Why talent is overrated
6) Before the work. Self-regulation begins with setting goals - not big, life-directing goals, but more immediate goals for what you're going to be doing today. In the research, the poorest performers don't set goals at all; they just slog through their work. Mediocre performers set goals that are general and are often focused on simply achieving a good outcome - win the order; get the new project proposal done. The best performers set goals that are not about the outcome but rather about the process of reaching the outcome.
For example, instead of just winning the order, their goal might be to focus especially hard on discerning the customer's unstated needs. You can see how this is strongly analogous to the first step of deliberate practice. The best performers are focused on how they could get better at some specific element of the work, just as a pianist may focus on improving a particular passage.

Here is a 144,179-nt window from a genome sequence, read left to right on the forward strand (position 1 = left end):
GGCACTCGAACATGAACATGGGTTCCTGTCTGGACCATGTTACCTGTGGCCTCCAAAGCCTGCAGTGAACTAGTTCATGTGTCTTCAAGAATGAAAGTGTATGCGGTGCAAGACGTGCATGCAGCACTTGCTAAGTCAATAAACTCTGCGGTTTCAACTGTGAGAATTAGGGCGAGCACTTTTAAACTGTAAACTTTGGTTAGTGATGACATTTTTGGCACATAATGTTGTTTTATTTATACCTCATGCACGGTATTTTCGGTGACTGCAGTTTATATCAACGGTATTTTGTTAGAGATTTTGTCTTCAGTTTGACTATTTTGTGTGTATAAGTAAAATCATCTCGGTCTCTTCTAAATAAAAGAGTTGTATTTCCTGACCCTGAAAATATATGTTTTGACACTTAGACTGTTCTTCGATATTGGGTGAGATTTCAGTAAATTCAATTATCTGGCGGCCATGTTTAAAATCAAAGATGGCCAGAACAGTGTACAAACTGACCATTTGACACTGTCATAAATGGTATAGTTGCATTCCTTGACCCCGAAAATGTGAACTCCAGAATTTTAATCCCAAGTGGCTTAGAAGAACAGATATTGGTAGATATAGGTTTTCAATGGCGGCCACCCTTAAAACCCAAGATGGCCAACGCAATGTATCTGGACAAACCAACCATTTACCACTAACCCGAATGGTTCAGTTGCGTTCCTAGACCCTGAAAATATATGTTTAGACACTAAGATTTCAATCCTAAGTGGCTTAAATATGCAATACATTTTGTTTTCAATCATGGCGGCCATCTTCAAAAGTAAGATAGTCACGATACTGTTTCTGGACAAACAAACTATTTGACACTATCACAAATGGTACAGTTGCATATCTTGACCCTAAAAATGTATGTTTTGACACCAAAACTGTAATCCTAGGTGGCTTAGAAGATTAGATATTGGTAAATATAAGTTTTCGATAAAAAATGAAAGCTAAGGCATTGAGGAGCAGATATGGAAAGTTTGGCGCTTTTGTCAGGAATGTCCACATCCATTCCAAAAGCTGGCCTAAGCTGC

With a goal set, the next step is planning how to reach it. Again, the best performers make the most specific, technique-oriented plans. They're thinking exactly, not vaguely, of how to get where they're going. So if their goal is discerning the customer's unstated needs, their plan for achieving it on that day may be to listen for certain key words the customer might use, or to ask specific questions to bring out the customer's crucial issues.
7) During the work. The most important self-regulatory skill that top performers in every field use during their work is self-observation. For example, ordinary endurance runners in a race tend to think about anything other than what they're doing; it's painful, after all, and they want to take their minds off it. Elite runners, by contrast, focus intensely on themselves. Among other things, they count their breaths and simultaneously count their strides in order to maintain certain ratios.